I noticed last night a post floating through social media on how at an event in North South University, my alma mater, free condoms were distributed as an effort to raise awareness about AIDS. From the information that I could pick up, the event was organized in collaboration with or with support from UNICEF.
Of course, just the mere sight of condoms (free or not) has caused all hell to break loose. Social media is awash with posts from how everyone in NSU is a prostitute and how the university is a whore-house, to how that university has always been an immoral place. Worse, the university administration is now actively embracing those accolades and condoning the distribution of condoms to its students. As always, when a set of ill-informed individuals need to make judgemental opinions on social media, the whys, the hows, the whats and any context in general must be cleverly left out. So as a result, I’m struggling to understand what the big deal is. After all, isn’t AIDS a real thing, and isn’t it a good thing for people to be aware of how they can avoid getting AIDS? Aren’t these all full-grown adults (for a few this may be questionable), in the process of acquiring university degrees, who are presumably capable of consuming information and talking about grown-up topics like safe sex?
No, of course not. It’s far easier to stick our heads into the sand and pretend that talking about AIDS or safe sex is a ‘western’ thing, and those things just don’t happen ‘here’. Better yet, it’s more exciting to zero in on how much more sex NSU students will now be having, thanks to those free condoms.
Anyone who thinks that providing free condoms to NSU students is encouraging ‘immoral behaviour’ and pre-marital sex, do take your head out of that comfortable bubble of yours that you live in and take a look around. It’s not just NSU students that are possibly having sex; anyone who’s in university has probably considered it and has engaged in it when the opportunity presented itself. Young people in Bangladesh have been having sex – whether you know about it or not and whether you like it or not. In fact, young people in Bangladesh have been having sex long before NSU even came into existence. You think it’s just an urban thing, as a consequence of the decaying moral values of the urban society? Do yourselves a favor and pick up a bunch of old copies of JaiJaiDin’s ‘Bhaalobasha Shongkha’. People everywhere in Bangladesh are having sex – safe or not.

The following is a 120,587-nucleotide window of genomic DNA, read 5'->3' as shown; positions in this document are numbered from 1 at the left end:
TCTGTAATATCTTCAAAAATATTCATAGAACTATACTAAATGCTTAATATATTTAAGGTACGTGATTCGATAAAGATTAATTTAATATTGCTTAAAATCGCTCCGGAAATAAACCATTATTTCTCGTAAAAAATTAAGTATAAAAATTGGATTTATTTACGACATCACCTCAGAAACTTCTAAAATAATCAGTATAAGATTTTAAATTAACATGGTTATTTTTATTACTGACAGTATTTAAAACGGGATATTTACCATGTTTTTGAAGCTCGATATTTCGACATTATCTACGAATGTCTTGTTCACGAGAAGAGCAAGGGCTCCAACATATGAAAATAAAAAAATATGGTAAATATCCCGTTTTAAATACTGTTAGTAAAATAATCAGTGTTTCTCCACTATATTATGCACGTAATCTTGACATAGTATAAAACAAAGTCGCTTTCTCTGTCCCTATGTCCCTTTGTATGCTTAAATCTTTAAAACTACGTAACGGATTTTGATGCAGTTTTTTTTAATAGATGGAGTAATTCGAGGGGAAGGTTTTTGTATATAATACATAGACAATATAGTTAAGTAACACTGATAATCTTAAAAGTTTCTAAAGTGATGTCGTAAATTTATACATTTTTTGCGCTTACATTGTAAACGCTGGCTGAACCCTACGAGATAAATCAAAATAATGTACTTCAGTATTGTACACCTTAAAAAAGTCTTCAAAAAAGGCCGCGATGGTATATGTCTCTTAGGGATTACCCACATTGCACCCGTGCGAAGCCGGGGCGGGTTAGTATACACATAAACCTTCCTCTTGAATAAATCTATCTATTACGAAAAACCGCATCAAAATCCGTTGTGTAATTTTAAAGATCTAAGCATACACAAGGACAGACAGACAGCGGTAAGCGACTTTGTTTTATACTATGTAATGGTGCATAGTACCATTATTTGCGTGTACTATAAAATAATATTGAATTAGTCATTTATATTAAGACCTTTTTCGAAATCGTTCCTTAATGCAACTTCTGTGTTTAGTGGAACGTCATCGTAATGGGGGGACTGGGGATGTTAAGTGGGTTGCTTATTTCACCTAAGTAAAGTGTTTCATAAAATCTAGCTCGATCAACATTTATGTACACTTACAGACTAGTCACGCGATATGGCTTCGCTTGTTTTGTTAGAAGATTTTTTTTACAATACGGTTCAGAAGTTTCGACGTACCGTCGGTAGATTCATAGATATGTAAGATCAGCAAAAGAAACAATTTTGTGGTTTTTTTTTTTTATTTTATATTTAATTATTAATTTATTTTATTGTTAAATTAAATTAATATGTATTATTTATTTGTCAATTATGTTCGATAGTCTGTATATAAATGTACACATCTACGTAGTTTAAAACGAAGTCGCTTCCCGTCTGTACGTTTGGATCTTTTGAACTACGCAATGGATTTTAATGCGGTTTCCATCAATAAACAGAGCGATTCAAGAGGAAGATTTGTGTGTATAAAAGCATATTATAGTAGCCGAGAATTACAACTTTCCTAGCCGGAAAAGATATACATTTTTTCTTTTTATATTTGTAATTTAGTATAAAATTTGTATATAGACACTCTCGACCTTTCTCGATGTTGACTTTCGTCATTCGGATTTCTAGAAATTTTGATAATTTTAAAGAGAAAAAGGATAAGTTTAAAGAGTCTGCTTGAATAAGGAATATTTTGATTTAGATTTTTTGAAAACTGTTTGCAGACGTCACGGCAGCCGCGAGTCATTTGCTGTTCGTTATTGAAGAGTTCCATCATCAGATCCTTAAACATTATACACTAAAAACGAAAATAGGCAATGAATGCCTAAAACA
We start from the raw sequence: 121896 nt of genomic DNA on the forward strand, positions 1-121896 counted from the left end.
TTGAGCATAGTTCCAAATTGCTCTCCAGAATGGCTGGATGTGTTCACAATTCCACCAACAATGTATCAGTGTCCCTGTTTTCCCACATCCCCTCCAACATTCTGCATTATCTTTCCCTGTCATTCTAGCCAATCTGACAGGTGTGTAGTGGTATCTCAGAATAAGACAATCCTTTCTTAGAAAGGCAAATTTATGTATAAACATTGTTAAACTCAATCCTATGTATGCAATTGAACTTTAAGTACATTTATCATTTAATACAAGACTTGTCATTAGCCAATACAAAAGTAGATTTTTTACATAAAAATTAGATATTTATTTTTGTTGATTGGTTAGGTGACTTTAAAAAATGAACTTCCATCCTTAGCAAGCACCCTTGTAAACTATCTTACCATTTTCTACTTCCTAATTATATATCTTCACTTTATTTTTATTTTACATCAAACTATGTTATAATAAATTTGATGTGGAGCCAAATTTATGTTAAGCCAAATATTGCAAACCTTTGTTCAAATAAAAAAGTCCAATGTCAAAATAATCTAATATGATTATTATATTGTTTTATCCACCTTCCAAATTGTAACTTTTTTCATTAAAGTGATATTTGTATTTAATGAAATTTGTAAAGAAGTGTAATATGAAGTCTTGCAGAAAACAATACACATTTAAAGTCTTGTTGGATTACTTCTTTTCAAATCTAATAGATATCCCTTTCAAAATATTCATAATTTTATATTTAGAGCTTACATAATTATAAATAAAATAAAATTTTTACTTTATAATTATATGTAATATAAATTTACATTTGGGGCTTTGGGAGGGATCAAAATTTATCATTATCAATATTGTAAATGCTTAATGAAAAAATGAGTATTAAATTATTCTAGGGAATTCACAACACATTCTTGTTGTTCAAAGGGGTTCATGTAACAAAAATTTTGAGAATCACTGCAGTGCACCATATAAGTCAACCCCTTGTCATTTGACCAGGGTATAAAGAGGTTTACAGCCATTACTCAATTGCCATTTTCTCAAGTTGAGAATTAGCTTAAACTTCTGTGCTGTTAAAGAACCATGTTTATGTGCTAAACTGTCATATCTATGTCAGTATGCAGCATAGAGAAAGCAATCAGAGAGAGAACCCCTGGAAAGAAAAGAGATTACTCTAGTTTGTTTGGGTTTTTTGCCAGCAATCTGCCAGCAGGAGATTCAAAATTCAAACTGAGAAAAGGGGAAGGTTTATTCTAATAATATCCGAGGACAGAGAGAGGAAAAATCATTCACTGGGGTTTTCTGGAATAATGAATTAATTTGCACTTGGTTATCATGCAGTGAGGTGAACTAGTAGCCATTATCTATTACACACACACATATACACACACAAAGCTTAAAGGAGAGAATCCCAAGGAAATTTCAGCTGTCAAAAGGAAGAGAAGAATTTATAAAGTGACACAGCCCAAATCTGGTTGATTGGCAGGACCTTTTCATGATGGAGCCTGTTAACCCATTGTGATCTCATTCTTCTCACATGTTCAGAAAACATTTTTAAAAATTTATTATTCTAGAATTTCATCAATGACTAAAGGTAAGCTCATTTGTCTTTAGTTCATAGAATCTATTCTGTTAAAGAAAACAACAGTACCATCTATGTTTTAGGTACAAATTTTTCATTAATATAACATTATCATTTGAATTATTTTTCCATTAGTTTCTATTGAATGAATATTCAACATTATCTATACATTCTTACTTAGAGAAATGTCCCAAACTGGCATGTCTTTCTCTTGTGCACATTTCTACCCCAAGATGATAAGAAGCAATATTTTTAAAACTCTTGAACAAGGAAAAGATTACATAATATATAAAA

If just the idea of condoms gets you all uncomfortable and bothered, maybe you should be having sex. Don’t be that guy that spews outraged garbage on social media about how we’ve lost all our sense of morality, and goes home to his massive stash of secret porn or Bollywood raunchiness that he jacks off to every night. Or worse, don’t be that guy who gets sexual gratification from ‘accidentally’ rubbing up against women in crowded places or from making lewd comments about perfectly decently dressed female classmates at university.
Growing up in a conservative country, young people are already denied the opportunity to acquire sexual education through structured information dissemination. What we know are things we hear from our friends – save for that awkward Biology class where your teacher is trying to teach you facts without really talking about what it all means. The more you vilify the idea of talking about this openly, the more you encourage young people to learn about it from television and movies – often at the sake of being misinformed. As a result, sex is this evil, invisible thing that destroys morality. Lets start talking about it so it’s not just a debate about moral vs. immoral, but rather about how it is a normal biological phenomenon that will happen to everyone and most people will engage in it at some point or the other – even the moral ones.